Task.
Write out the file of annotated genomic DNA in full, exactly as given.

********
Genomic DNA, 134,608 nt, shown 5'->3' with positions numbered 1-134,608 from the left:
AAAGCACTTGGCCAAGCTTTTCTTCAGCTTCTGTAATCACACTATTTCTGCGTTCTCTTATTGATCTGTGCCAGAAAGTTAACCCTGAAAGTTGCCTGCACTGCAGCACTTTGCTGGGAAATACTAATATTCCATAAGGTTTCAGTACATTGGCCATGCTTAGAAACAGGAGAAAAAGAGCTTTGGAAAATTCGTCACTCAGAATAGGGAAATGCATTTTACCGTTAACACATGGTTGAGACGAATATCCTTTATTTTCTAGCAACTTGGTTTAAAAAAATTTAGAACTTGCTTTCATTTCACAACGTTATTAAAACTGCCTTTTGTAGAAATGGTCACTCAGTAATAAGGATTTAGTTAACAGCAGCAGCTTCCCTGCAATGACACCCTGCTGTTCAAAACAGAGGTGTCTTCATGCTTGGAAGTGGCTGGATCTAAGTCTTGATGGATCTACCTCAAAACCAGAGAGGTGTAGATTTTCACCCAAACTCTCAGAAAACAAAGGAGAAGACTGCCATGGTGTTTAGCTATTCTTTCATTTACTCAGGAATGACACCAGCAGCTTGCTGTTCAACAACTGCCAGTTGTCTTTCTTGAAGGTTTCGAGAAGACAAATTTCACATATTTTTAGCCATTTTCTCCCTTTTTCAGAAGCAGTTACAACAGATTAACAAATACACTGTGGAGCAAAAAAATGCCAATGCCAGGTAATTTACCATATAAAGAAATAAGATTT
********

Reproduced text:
Genomic DNA, 134,608 nt, shown 5'->3' with positions numbered 1-134,608 from the left:
AAAGCACTTGGCCAAGCTTTTCTTCAGCTTCTGTAATCACACTATTTCTGCGTTCTCTTATTGATCTGTGCCAGAAAGTTAACCCTGAAAGTTGCCTGCACTGCAGCACTTTGCTGGGAAATACTAATATTCCATAAGGTTTCAGTACATTGGCCATGCTTAGAAACAGGAGAAAAAGAGCTTTGGAAAATTCGTCACTCAGAATAGGGAAATGCATTTTACCGTTAACACATGGTTGAGACGAATATCCTTTATTTTCTAGCAACTTGGTTTAAAAAAATTTAGAACTTGCTTTCATTTCACAACGTTATTAAAACTGCCTTTTGTAGAAATGGTCACTCAGTAATAAGGATTTAGTTAACAGCAGCAGCTTCCCTGCAATGACACCCTGCTGTTCAAAACAGAGGTGTCTTCATGCTTGGAAGTGGCTGGATCTAAGTCTTGATGGATCTACCTCAAAACCAGAGAGGTGTAGATTTTCACCCAAACTCTCAGAAAACAAAGGAGAAGACTGCCATGGTGTTTAGCTATTCTTTCATTTACTCAGGAATGACACCAGCAGCTTGCTGTTCAACAACTGCCAGTTGTCTTTCTTGAAGGTTTCGAGAAGACAAATTTCACATATTTTTAGCCATTTTCTCCCTTTTTCAGAAGCAGTTACAACAGATTAACAAATACACTGTGGAGCAAAAAAATGCCAATGCCAGGTAATTTACCATATAAAGAAATAAGATTT